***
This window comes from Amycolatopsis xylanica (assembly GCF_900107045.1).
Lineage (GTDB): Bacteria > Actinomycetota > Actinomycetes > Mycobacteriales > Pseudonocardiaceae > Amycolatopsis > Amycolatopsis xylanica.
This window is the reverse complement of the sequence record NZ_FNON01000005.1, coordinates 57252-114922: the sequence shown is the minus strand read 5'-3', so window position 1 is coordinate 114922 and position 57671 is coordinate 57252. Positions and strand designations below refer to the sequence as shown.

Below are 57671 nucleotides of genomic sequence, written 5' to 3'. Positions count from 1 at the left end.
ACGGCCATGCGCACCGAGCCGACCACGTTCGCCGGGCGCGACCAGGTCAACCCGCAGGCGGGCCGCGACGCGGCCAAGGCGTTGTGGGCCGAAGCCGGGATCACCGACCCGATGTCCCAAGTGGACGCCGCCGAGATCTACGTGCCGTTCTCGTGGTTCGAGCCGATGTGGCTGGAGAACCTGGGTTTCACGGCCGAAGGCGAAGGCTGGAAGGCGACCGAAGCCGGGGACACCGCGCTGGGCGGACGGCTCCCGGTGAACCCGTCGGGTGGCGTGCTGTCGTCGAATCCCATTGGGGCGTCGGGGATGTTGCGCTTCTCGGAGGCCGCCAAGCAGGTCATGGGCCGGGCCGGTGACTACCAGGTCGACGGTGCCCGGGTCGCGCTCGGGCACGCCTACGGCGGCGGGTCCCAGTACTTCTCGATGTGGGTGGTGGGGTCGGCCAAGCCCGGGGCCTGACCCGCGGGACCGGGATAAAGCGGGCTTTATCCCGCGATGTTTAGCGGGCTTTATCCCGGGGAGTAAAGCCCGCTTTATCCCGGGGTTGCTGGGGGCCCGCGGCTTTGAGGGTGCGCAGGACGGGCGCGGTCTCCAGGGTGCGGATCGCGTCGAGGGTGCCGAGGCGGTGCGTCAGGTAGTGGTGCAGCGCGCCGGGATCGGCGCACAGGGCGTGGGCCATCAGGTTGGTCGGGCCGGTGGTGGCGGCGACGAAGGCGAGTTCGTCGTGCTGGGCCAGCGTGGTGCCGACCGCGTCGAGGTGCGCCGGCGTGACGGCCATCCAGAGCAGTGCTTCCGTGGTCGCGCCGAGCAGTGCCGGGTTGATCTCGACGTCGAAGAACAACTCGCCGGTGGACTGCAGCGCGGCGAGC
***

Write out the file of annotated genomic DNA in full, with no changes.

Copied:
This window comes from Amycolatopsis xylanica (assembly GCF_900107045.1).
Lineage (GTDB): Bacteria > Actinomycetota > Actinomycetes > Mycobacteriales > Pseudonocardiaceae > Amycolatopsis > Amycolatopsis xylanica.
This window is the reverse complement of the sequence record NZ_FNON01000005.1, coordinates 57252-114922: the sequence shown is the minus strand read 5'-3', so window position 1 is coordinate 114922 and position 57671 is coordinate 57252. Positions and strand designations below refer to the sequence as shown.

Below are 57671 nucleotides of genomic sequence, written 5' to 3'. Positions count from 1 at the left end.
ACGGCCATGCGCACCGAGCCGACCACGTTCGCCGGGCGCGACCAGGTCAACCCGCAGGCGGGCCGCGACGCGGCCAAGGCGTTGTGGGCCGAAGCCGGGATCACCGACCCGATGTCCCAAGTGGACGCCGCCGAGATCTACGTGCCGTTCTCGTGGTTCGAGCCGATGTGGCTGGAGAACCTGGGTTTCACGGCCGAAGGCGAAGGCTGGAAGGCGACCGAAGCCGGGGACACCGCGCTGGGCGGACGGCTCCCGGTGAACCCGTCGGGTGGCGTGCTGTCGTCGAATCCCATTGGGGCGTCGGGGATGTTGCGCTTCTCGGAGGCCGCCAAGCAGGTCATGGGCCGGGCCGGTGACTACCAGGTCGACGGTGCCCGGGTCGCGCTCGGGCACGCCTACGGCGGCGGGTCCCAGTACTTCTCGATGTGGGTGGTGGGGTCGGCCAAGCCCGGGGCCTGACCCGCGGGACCGGGATAAAGCGGGCTTTATCCCGCGATGTTTAGCGGGCTTTATCCCGGGGAGTAAAGCCCGCTTTATCCCGGGGTTGCTGGGGGCCCGCGGCTTTGAGGGTGCGCAGGACGGGCGCGGTCTCCAGGGTGCGGATCGCGTCGAGGGTGCCGAGGCGGTGCGTCAGGTAGTGGTGCAGCGCGCCGGGATCGGCGCACAGGGCGTGGGCCATCAGGTTGGTCGGGCCGGTGGTGGCGGCGACGAAGGCGAGTTCGTCGTGCTGGGCCAGCGTGGTGCCGACCGCGTCGAGGTGCGCCGGCGTGACGGCCATCCAGAGCAGTGCTTCCGTGGTCGCGCCGAGCAGTGCCGGGTTGATCTCGACGTCGAAGAACAACTCGCCGGTGGACTGCAGCGCGGCGAGC